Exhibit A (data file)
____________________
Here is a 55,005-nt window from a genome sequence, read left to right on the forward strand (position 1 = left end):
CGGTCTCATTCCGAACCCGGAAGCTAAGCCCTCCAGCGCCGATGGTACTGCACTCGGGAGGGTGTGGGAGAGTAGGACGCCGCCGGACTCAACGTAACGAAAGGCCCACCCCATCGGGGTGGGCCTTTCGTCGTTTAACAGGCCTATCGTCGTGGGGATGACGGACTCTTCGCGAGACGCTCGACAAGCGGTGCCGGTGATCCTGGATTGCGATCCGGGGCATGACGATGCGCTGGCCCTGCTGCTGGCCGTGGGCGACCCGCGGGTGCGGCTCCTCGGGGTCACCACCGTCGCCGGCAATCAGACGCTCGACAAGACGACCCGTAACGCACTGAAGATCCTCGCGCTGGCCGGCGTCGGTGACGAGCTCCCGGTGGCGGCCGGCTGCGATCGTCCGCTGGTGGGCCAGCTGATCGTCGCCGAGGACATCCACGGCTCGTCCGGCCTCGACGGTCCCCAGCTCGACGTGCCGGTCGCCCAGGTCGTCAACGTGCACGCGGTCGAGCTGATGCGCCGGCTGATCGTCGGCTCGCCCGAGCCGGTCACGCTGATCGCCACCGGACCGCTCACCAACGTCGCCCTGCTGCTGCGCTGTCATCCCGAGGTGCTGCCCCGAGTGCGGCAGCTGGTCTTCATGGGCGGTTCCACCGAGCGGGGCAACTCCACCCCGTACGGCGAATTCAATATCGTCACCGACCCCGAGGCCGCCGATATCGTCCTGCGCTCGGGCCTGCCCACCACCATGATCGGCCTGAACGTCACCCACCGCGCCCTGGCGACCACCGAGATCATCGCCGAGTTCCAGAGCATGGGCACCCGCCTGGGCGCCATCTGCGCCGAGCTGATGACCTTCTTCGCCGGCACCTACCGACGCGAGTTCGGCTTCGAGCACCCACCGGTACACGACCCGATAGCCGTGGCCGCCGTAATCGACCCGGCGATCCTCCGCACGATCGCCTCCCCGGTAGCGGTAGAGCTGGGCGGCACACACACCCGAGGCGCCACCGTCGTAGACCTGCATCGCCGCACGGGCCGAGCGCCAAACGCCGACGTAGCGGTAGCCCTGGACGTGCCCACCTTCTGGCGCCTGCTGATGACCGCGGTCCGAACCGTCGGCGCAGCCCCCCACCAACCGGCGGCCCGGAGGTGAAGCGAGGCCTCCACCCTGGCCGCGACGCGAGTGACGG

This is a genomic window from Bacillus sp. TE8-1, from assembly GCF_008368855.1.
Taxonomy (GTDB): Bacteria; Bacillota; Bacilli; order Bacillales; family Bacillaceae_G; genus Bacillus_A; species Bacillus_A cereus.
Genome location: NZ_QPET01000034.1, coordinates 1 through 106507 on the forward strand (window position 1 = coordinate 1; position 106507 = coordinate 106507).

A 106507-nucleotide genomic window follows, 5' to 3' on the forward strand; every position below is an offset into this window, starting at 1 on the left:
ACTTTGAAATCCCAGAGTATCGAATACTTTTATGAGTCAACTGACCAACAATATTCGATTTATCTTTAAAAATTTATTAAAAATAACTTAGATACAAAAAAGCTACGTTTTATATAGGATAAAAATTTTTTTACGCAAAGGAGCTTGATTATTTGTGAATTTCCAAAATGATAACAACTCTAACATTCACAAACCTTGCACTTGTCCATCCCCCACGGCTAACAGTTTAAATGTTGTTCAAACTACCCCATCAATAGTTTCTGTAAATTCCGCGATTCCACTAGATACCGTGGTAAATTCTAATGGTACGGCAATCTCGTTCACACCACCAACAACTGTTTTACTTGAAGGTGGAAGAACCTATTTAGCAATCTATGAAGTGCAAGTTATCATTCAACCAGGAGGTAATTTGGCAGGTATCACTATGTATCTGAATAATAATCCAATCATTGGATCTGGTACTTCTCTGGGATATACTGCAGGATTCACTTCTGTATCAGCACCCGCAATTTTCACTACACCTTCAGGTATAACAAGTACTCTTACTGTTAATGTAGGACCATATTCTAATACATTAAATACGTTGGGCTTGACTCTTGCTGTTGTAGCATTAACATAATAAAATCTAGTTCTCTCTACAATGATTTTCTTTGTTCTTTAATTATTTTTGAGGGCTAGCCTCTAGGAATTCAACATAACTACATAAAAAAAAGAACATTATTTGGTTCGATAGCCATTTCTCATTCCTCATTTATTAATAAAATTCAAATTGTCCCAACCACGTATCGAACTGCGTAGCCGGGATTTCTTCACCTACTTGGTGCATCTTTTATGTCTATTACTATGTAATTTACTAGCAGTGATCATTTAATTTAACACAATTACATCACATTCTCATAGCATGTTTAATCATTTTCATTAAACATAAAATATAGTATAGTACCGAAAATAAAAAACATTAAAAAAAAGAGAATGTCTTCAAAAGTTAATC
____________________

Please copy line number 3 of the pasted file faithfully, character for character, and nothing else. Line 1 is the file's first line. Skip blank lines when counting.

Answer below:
This is a genomic window from Bacillus sp. TE8-1, from assembly GCF_008368855.1.